Peter Saul has been deemed the father of Pop Art and a successor to Surrealism. He is one of the most important artists of our time and a consistent “violator of good taste” in art.
He is the founder of the unique style of Bad Painting, which is characterized by a bright palette of colors and exaggerated distortion of images – a jubilant depiction of lawlessness and violence in society, which the artist sarcastically criticizes through his “indictments”.
In the 1950s, Saul introduced the iconic comic and cartoon characters, Superman and Donald Duck, to his expressionist paintings; in the mid-1960s, he devoted a series of anti-military works to the Vietnam War; and, in the 1970s, he created his own variations of Rembrant’s “The Night Watch” and Picasso’s “Guernica”, always returning to subjects drawn from mass media and art history.
Saul’s works, rambunctios and full of lush images and poisonous morality, portray a new reality by removing the mask of hypocrisy and exposing human vices, in such a way that can change our perception of history and the generally accepted understanding of social norms. As the originator of Pop Art, Saul embodied his ideas in an unprecedented style of painting that inspired a generation of American artists to new thinking and new creativity, which became the foundation of modern American culture.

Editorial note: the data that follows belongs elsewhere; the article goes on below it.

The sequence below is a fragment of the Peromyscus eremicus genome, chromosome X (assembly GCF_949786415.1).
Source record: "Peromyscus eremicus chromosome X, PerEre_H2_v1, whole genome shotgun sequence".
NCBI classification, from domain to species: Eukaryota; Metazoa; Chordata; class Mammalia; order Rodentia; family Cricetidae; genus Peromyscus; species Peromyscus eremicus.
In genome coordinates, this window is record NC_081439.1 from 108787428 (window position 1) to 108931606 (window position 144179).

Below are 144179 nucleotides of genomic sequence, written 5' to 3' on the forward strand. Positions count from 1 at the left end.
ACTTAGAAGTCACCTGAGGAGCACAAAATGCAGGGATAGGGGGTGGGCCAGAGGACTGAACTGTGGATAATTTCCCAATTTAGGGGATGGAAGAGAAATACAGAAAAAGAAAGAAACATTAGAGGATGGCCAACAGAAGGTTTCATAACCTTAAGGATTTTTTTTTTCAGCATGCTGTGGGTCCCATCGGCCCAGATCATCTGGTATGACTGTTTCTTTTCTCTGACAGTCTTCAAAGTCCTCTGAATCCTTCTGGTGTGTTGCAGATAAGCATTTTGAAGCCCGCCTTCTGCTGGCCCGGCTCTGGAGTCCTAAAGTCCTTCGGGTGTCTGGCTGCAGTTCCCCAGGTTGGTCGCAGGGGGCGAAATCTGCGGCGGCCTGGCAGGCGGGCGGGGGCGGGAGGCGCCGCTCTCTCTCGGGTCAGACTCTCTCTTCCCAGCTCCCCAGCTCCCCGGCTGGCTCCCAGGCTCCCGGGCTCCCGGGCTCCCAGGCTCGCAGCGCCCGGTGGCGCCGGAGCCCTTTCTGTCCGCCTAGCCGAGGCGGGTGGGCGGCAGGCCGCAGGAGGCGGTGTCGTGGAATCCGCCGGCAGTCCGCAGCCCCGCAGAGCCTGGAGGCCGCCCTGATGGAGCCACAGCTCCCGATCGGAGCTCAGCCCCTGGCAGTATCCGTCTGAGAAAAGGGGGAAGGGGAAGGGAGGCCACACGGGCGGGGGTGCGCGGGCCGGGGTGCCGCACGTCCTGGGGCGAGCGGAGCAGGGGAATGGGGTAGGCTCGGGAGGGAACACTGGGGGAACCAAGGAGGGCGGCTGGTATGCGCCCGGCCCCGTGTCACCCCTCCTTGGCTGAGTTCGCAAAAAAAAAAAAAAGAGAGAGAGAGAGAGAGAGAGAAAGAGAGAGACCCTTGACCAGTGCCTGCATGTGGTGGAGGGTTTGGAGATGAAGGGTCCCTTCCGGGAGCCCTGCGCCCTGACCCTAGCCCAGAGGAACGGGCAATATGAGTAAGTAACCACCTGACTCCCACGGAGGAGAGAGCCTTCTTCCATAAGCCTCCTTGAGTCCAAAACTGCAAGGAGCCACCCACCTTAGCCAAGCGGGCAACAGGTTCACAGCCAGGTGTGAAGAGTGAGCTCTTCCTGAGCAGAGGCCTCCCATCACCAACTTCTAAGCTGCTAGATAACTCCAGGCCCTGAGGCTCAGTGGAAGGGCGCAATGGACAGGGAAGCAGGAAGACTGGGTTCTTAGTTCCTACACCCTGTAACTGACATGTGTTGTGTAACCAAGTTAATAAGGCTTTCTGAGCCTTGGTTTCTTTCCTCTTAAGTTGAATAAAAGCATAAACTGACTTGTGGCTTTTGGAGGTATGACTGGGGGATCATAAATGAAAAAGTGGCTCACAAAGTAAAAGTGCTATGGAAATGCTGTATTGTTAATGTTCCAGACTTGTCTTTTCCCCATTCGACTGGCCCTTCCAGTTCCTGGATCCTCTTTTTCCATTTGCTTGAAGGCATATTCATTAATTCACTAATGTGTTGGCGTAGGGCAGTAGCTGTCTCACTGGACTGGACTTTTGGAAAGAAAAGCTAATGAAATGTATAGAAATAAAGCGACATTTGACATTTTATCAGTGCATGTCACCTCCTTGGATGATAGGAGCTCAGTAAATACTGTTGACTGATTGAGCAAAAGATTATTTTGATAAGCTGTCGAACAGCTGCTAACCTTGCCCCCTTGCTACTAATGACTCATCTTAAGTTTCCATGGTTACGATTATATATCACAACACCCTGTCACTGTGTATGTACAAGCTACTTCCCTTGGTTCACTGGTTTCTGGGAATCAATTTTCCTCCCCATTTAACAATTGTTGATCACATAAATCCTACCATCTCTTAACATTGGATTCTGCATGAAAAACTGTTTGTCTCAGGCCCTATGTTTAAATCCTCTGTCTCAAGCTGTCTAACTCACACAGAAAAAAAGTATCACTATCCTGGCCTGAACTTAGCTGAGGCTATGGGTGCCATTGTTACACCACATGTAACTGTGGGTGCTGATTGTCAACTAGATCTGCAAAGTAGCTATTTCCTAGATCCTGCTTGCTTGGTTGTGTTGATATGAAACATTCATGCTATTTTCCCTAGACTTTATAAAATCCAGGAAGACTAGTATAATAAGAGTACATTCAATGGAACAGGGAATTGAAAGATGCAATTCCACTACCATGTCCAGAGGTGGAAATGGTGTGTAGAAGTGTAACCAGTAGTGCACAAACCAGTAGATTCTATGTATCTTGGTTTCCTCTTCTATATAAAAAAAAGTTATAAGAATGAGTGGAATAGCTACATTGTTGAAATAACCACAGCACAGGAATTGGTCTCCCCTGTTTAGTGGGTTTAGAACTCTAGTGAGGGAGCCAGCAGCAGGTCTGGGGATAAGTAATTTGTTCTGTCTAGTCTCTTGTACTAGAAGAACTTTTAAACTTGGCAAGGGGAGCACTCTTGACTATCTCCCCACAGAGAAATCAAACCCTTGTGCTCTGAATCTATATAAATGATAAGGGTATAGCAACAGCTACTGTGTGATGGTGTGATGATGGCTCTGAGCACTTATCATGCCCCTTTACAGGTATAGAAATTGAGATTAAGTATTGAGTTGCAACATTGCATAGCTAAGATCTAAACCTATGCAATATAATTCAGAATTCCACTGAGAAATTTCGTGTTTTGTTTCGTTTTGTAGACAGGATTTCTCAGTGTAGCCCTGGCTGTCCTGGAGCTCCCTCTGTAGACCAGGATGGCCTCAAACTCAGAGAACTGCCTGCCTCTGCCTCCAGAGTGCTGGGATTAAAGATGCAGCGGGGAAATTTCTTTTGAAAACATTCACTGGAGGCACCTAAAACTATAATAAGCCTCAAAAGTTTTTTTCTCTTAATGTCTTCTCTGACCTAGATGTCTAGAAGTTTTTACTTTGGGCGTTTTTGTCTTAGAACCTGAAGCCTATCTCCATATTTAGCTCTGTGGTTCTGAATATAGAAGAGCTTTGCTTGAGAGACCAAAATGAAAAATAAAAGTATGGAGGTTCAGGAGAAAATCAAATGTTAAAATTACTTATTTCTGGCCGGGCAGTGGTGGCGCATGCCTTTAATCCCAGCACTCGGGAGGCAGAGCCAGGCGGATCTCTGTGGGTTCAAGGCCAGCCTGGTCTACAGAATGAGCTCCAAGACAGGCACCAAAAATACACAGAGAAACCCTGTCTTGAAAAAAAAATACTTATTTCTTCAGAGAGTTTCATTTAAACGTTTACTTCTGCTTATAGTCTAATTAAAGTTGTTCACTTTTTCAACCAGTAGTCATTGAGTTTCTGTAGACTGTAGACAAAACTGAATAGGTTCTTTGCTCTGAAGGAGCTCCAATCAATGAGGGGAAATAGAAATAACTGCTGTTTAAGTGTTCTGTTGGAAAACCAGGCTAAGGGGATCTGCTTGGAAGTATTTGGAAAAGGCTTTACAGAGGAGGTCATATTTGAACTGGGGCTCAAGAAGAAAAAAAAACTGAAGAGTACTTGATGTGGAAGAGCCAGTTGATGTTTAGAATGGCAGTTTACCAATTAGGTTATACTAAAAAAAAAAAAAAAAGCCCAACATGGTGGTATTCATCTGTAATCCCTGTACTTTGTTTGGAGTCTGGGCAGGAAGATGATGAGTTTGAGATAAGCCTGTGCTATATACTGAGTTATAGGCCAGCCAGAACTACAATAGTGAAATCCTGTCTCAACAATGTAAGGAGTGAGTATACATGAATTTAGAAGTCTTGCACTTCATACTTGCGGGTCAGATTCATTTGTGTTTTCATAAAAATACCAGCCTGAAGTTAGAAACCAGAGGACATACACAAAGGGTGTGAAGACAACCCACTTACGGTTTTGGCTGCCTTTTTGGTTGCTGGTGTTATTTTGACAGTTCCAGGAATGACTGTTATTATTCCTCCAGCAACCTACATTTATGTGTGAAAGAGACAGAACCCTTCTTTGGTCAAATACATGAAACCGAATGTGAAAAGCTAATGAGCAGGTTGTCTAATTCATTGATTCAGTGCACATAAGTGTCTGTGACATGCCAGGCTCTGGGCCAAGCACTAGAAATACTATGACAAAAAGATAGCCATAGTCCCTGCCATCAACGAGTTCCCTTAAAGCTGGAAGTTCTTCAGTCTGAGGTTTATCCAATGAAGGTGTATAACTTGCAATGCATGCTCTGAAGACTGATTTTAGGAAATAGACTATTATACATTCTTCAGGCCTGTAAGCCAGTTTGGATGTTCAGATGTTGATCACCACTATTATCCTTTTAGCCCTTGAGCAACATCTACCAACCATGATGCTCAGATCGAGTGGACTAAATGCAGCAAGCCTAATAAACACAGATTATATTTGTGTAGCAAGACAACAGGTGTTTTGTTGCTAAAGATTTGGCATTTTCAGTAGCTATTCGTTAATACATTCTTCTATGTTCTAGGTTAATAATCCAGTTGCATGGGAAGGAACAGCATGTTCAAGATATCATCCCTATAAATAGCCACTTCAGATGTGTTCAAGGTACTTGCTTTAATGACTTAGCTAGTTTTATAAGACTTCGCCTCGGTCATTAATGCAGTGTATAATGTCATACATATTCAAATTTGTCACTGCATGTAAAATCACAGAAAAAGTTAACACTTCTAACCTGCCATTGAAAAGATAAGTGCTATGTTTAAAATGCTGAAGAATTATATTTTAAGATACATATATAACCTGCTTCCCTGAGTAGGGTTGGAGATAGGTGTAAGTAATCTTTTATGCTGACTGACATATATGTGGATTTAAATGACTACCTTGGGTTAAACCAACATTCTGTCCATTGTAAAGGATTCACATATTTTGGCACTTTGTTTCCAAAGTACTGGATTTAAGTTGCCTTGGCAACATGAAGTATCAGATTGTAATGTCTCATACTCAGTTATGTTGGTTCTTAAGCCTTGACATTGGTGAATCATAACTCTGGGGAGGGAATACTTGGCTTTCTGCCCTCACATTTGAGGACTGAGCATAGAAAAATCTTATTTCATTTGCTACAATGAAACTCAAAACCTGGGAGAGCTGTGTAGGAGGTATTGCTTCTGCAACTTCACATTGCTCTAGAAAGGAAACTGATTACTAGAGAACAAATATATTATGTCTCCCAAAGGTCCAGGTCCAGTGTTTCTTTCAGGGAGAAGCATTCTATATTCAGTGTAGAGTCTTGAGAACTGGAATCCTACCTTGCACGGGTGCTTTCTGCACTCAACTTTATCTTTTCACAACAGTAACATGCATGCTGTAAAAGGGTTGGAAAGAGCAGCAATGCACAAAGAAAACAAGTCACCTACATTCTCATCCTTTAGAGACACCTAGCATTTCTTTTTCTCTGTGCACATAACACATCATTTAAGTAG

_The important thing is that a work has to look fresh, to be as original as possible. That means it has to have its own idea and psychology. I try to make it worth looking at, to turn it into a sensation.
True or false doesn’t matter at all as long as it’s disturbing or funny, because I love all psychology. Bad things make me laugh just as often as good things. This has been my art style for over 55 years.
I am open to any humor, except sophisticated humor. Too many good artists have sought after it. The secret of the success of a “bad” artist is in overcoming the need for approval. So, if you want “sublime” art, you better not call Saul._
Co-curated by Victoria Dushkina